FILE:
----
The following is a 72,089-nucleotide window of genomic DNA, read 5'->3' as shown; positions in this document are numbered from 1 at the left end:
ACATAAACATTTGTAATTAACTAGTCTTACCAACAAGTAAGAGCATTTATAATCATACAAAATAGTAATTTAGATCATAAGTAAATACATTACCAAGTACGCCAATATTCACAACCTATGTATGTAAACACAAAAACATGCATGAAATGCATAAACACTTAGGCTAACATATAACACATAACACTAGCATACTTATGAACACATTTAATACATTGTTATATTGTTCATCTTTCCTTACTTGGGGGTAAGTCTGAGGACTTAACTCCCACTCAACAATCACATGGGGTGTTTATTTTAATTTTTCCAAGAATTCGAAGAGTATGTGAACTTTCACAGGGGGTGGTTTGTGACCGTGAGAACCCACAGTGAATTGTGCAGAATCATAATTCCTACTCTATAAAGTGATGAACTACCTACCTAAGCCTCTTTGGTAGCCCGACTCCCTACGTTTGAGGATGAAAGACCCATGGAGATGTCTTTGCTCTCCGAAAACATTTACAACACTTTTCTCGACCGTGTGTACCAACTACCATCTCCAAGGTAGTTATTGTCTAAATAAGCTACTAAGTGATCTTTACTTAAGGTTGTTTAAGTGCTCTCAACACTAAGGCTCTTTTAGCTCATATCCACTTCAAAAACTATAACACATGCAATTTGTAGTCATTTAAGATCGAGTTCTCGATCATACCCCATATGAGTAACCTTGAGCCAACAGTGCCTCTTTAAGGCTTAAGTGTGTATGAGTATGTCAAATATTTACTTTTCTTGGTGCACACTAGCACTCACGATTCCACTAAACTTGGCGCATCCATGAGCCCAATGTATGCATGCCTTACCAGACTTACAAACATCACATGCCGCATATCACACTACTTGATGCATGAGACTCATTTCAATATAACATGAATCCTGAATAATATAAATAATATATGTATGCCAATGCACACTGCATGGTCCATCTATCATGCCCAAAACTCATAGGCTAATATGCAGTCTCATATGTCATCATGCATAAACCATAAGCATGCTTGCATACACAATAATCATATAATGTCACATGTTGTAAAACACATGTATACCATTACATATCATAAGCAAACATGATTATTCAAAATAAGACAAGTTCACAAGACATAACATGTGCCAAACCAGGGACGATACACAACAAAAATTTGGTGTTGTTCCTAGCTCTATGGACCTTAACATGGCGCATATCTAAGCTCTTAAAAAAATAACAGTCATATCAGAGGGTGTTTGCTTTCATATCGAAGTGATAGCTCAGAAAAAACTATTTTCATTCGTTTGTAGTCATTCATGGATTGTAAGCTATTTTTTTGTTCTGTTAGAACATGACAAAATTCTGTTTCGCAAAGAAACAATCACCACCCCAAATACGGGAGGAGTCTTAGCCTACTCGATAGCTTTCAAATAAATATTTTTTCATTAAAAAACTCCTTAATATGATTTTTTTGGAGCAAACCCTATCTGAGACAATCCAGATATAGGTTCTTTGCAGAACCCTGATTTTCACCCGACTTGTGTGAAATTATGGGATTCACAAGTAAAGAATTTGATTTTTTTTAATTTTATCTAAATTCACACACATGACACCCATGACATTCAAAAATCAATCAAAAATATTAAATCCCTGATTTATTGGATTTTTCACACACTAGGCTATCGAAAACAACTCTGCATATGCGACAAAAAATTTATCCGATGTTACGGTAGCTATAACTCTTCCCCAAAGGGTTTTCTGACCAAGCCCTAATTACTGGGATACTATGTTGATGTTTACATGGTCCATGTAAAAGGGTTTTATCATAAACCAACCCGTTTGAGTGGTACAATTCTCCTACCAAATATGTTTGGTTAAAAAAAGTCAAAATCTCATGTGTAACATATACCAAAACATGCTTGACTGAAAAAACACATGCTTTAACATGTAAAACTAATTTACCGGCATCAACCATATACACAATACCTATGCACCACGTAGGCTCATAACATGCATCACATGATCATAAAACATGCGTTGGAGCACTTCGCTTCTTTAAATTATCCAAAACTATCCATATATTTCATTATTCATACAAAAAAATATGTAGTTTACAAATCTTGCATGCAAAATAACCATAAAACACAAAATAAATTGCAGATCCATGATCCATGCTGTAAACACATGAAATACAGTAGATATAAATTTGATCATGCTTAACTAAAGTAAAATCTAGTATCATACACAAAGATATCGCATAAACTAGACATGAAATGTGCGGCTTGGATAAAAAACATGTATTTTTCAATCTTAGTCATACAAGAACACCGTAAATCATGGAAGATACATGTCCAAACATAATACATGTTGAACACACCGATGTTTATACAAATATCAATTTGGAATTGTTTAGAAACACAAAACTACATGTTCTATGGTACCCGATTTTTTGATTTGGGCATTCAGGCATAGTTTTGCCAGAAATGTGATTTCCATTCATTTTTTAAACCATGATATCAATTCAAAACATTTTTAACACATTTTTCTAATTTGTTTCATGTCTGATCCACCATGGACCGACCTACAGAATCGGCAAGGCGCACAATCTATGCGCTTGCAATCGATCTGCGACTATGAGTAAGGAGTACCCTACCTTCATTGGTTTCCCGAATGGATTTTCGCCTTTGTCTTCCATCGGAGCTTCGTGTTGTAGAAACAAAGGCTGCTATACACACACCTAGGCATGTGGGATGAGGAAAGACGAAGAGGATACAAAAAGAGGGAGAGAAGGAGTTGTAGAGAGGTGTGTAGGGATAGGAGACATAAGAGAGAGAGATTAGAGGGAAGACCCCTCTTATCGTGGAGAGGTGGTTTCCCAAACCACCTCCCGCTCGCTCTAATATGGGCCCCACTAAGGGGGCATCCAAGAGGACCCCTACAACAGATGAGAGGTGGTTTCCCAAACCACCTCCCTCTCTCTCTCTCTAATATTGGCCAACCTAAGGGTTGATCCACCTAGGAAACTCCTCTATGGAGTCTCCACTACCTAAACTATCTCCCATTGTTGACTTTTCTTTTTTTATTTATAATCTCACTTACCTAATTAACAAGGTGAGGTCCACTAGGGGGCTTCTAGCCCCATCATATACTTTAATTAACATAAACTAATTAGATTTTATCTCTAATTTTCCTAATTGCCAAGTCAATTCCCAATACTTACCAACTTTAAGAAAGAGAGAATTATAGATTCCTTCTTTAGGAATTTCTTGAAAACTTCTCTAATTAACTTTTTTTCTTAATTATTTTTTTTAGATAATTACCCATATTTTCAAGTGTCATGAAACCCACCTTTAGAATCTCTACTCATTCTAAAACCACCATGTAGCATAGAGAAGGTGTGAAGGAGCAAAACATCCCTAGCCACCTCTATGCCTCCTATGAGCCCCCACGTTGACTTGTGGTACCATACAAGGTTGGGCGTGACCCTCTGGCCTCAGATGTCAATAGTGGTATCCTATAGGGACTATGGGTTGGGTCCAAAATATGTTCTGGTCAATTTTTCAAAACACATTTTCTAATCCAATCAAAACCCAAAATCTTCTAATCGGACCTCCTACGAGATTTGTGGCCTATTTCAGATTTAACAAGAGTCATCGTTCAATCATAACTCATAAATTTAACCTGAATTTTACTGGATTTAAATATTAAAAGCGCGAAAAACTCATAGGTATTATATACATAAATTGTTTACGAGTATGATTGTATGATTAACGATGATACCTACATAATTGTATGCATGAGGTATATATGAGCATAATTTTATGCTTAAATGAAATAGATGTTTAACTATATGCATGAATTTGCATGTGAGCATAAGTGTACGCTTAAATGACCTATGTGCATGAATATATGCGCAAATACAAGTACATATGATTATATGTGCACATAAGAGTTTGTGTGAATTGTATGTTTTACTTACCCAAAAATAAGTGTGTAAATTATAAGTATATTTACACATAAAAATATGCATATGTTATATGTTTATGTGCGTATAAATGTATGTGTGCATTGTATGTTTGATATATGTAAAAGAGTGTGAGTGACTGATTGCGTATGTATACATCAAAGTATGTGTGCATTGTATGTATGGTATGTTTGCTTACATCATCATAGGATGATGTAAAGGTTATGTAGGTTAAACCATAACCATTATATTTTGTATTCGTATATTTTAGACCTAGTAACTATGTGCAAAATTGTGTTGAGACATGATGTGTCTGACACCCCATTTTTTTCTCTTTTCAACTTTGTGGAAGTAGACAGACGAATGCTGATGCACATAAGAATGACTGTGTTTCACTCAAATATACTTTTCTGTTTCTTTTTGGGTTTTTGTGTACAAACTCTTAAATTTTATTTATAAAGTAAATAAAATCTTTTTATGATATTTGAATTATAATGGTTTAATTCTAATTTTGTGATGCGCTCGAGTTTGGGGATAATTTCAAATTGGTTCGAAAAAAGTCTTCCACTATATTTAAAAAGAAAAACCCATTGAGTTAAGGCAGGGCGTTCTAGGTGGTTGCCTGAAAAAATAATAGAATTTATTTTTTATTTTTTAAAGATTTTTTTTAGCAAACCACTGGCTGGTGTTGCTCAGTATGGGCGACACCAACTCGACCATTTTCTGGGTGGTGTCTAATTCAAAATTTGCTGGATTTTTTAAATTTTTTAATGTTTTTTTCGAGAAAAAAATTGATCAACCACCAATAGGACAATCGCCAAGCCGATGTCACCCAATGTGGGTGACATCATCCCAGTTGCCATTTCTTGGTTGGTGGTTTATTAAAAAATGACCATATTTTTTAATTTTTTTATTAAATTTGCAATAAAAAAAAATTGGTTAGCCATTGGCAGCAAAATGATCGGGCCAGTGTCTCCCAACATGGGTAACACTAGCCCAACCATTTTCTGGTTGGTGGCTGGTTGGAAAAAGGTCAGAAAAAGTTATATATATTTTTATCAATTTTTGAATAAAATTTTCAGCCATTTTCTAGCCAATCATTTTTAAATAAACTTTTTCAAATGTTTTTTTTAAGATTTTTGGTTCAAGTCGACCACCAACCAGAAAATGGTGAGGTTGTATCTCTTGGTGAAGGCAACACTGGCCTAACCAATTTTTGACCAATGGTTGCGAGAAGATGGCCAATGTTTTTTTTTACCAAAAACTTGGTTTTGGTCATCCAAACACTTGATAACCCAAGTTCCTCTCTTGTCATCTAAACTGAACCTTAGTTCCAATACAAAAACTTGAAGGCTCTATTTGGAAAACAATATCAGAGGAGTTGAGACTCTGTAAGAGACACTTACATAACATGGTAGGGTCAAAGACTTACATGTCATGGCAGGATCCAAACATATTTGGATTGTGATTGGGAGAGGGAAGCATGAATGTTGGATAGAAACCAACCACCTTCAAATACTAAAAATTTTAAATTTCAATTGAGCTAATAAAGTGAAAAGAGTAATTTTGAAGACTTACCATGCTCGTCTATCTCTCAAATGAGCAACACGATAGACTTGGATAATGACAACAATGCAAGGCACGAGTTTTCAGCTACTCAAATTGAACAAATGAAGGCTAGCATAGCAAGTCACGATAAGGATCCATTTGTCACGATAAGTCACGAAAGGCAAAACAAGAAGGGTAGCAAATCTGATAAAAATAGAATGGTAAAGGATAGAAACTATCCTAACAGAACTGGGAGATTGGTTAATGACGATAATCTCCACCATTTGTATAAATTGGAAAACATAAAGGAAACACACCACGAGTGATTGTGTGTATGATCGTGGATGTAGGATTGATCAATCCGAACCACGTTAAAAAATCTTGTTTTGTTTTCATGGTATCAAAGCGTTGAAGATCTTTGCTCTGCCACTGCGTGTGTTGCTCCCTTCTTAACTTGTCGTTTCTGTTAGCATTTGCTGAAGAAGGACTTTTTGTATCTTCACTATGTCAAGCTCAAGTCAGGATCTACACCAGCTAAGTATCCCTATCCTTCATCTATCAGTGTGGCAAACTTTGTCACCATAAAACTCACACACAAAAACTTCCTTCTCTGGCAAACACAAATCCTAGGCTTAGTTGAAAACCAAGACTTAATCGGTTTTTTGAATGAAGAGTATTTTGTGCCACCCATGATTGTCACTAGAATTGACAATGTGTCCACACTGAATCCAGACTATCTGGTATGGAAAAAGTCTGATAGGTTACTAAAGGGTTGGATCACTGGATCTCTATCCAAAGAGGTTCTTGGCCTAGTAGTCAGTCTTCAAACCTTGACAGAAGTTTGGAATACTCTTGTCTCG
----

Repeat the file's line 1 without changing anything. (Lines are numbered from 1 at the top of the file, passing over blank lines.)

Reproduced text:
The following is a 72,089-nucleotide window of genomic DNA, read 5'->3' as shown; positions in this document are numbered from 1 at the left end: